"She was in the right moment, in the right place, and is the right person" to lead this movement, Lagos said. "She doesn't leave the sensation that she seeks fame, she doesn't overact, she doesn't go around smiling. She has a series of characteristics that makes her seem serious, solid."
And like others in her generation, born in the final years of the dictatorship, she didn't grow up in fear.
"The whole generation is that way," Lagos said. "These young people in the streets, beginning with her, are aware of what happened in the dictatorship, but they don't know what it was like to live through it ... they've lost their fear of authority."
Giorgio Agostini, a prominent Chilean psychologist, says Vallejo shows intelligence and leadership skills, but is wrapped up in ideology. "This has her trapped, in the sense that it's difficult for her to listen and empathize with other positions," he said.
Vallejo is one of 36 student presidents and more than a hundred thousand young people who have boycotted high school and college classes since April 28. There are others in the executive committee who also have influential roles and obvious charisma.
But she knows that whatever happens next, the weight will fall disproportionately on her shoulders.
"There's an overwhelming exhaustion that stays with you, like a mental exhaustion, the stress you carry like a backpack," she said. "Because whether it's true or not, the media have created this image that you're responsible for everything, the good and the bad."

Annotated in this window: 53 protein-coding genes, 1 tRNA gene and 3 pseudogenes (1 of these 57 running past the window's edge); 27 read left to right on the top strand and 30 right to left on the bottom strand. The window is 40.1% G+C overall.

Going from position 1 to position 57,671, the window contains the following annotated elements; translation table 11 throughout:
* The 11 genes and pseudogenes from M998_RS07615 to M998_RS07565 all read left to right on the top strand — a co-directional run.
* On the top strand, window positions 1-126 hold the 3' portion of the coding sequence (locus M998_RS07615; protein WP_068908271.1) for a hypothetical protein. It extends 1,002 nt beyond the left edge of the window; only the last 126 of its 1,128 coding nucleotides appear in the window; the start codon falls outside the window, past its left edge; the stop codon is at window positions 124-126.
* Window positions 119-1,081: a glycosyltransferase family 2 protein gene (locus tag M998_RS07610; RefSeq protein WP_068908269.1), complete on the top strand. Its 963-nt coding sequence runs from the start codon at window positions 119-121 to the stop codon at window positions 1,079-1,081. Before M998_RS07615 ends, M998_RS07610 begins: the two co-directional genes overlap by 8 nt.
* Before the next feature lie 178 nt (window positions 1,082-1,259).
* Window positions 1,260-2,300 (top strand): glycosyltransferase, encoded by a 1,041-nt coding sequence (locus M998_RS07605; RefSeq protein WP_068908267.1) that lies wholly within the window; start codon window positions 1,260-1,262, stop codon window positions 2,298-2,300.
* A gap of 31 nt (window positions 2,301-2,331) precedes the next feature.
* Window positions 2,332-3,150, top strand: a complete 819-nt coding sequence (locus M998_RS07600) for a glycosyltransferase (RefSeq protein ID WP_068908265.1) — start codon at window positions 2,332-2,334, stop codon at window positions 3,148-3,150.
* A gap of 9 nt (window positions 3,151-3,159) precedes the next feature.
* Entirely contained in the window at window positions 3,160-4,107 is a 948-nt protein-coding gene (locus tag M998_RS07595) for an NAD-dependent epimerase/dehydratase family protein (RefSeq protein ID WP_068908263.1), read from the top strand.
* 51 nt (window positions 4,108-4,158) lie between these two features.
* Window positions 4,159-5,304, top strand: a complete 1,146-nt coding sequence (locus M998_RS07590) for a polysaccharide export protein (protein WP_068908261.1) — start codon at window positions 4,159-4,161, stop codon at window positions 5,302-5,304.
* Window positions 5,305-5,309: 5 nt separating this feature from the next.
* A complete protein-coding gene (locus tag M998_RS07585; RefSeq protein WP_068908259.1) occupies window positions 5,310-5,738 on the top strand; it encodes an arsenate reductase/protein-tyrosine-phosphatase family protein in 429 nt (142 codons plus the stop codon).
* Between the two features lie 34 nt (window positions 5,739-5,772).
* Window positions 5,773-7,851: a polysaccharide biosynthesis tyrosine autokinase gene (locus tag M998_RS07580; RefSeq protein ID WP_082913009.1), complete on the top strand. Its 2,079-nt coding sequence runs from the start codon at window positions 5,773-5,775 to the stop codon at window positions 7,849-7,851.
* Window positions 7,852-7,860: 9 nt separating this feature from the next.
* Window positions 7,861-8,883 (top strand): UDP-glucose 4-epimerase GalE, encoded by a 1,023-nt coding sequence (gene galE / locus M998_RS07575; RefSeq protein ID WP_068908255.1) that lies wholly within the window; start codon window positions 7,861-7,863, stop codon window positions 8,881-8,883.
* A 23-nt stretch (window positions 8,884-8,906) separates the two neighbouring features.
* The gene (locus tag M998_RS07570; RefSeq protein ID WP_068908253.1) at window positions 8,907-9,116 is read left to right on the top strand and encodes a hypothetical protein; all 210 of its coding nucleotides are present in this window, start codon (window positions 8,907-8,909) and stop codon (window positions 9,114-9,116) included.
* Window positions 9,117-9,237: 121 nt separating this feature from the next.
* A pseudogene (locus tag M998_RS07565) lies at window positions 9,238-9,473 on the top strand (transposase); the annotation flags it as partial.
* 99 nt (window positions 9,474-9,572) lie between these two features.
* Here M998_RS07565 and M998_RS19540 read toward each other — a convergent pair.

Chileans constantly talk about Vallejo's beauty _ another factor key to her leadership, because Chilean society remains "quite discriminatory," Agostini said. "But she doesn't use this, or need to _ her seriousness augments her credibility."
Along with the praise has come no small amount of sexist and paternalistic commentary in Chile's macho, father-knows-best society: Newsweek said "she would fit better on a models' runway than at the barricades," and when she refused to dance at a demonstration, the Chilean newspaper La Ultima Noticia ran her picture with the headline "Camila won't move her butt," prompting the student federation to denounce the media site's headline as an attack against all Chilean women.
She counters the scrutiny with seriousness debate. When Pinera called his proposed 7 percent increase in education funding for 2012 the biggest in Chilean history, Vallejo countered with a budget analysis that showed it to be miserly at best: "How can this be an extraordinary effort if in 2011 it increased 13 percent, in 2009 15 percent and in 2008 24 percent?" she tweeted.
It's no simple thing to negotiate with Pinera, a billionaire entrepreneur-politician known as one of the world's craftiest businessmen. And the president just raised the stakes by proposing 3-year prison terms for taking over schools or confront riot police.
"In a democratic and free society, violence and delinquency is a cancer, and the government must fight to guarantee public order," Pinera said.
Vallejo called it a provocation: "You can't play around with something that is a right of all society, which is the right to demonstrate, the right of expression, and this is what they're attacking with this reactionary law," she said, insisting that students keep marching as their leaders go behind closed doors with the government.
"I'm so tired, I'd obviously like to step aside for a while," Vallejo said. "But I know this is important, and if the people I work with demand that I be there, once again at the top, it'll have to be."